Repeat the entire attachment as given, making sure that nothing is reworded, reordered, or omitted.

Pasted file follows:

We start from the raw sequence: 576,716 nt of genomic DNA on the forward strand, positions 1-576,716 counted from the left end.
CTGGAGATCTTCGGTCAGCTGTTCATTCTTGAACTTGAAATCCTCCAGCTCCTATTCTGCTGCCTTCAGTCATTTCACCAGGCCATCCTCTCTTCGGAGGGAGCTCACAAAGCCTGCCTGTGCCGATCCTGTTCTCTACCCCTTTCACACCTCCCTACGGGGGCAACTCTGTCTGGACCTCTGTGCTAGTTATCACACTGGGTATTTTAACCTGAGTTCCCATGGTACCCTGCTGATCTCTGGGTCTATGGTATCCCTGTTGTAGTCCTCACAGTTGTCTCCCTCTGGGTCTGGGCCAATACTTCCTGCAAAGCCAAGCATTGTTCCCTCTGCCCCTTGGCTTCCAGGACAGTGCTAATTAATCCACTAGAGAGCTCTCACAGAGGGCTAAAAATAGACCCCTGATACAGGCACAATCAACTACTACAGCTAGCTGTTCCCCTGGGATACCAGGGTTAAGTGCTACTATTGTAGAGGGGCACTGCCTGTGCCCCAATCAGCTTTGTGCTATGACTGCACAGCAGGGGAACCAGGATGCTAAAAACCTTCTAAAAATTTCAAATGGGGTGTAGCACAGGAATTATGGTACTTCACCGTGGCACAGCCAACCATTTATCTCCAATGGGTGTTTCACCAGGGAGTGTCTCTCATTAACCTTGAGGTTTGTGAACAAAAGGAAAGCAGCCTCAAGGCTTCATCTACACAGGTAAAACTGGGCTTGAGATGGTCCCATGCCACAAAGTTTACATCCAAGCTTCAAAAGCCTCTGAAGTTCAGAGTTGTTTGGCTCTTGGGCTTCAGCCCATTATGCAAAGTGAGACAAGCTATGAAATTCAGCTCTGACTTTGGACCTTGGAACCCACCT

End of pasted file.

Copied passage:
We start from the raw sequence: 576,716 nt of genomic DNA on the forward strand, positions 1-576,716 counted from the left end.
CTGGAGATCTTCGGTCAGCTGTTCATTCTTGAACTTGAAATCCTCCAGCTCCTATTCTGCTGCCTTCAGTCATTTCACCAGGCCATCCTCTCTTCGGAGGGAGCTCACAAAGCCTGCCTGTGCCGATCCTGTTCTCTACCCCTTTCACACCTCCCTACGGGGGCAACTCTGTCTGGACCTCTGTGCTAGTTATCACACTGGGTATTTTAACCTGAGTTCCCATGGTACCCTGCTGATCTCTGGGTCTATGGTATCCCTGTTGTAGTCCTCACAGTTGTCTCCCTCTGGGTCTGGGCCAATACTTCCTGCAAAGCCAAGCATTGTTCCCTCTGCCCCTTGGCTTCCAGGACAGTGCTAATTAATCCACTAGAGAGCTCTCACAGAGGGCTAAAAATAGACCCCTGATACAGGCACAATCAACTACTACAGCTAGCTGTTCCCCTGGGATACCAGGGTTAAGTGCTACTATTGTAGAGGGGCACTGCCTGTGCCCCAATCAGCTTTGTGCTATGACTGCACAGCAGGGGAACCAGGATGCTAAAAACCTTCTAAAAATTTCAAATGGGGTGTAGCACAGGAATTATGGTACTTCACCGTGGCACAGCCAACCATTTATCTCCAATGGGTGTTTCACCAGGGAGTGTCTCTCATTAACCTTGAGGTTTGTGAACAAAAGGAAAGCAGCCTCAAGGCTTCATCTACACAGGTAAAACTGGGCTTGAGATGGTCCCATGCCACAAAGTTTACATCCAAGCTTCAAAAGCCTCTGAAGTTCAGAGTTGTTTGGCTCTTGGGCTTCAGCCCATTATGCAAAGTGAGACAAGCTATGAAATTCAGCTCTGACTTTGGACCTTGGAACCCACCT